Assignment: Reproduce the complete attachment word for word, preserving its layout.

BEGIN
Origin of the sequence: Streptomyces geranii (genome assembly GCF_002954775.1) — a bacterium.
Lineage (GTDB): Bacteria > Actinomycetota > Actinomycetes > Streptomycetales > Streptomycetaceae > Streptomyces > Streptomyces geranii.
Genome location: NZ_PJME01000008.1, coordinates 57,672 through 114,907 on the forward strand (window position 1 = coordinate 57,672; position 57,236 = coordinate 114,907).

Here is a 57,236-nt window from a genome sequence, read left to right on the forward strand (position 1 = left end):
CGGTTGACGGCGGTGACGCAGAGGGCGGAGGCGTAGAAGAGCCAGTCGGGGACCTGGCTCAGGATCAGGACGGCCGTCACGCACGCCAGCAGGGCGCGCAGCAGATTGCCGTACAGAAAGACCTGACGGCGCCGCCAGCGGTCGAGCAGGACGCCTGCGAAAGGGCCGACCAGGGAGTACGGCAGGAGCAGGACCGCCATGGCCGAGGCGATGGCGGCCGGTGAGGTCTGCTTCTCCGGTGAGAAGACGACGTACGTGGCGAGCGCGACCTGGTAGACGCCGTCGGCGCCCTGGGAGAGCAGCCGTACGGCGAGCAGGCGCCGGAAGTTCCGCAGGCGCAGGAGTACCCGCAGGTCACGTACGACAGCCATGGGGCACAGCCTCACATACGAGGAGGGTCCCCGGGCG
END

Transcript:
Origin of the sequence: Streptomyces geranii (genome assembly GCF_002954775.1) — a bacterium.
Lineage (GTDB): Bacteria > Actinomycetota > Actinomycetes > Streptomycetales > Streptomycetaceae > Streptomyces > Streptomyces geranii.
Genome location: NZ_PJME01000008.1, coordinates 57,672 through 114,907 on the forward strand (window position 1 = coordinate 57,672; position 57,236 = coordinate 114,907).

Here is a 57,236-nt window from a genome sequence, read left to right on the forward strand (position 1 = left end):
CGGTTGACGGCGGTGACGCAGAGGGCGGAGGCGTAGAAGAGCCAGTCGGGGACCTGGCTCAGGATCAGGACGGCCGTCACGCACGCCAGCAGGGCGCGCAGCAGATTGCCGTACAGAAAGACCTGACGGCGCCGCCAGCGGTCGAGCAGGACGCCTGCGAAAGGGCCGACCAGGGAGTACGGCAGGAGCAGGACCGCCATGGCCGAGGCGATGGCGGCCGGTGAGGTCTGCTTCTCCGGTGAGAAGACGACGTACGTGGCGAGCGCGACCTGGTAGACGCCGTCGGCGCCCTGGGAGAGCAGCCGTACGGCGAGCAGGCGCCGGAAGTTCCGCAGGCGCAGGAGTACCCGCAGGTCACGTACGACAGCCATGGGGCACAGCCTCACATACGAGGAGGGTCCCCGGGCG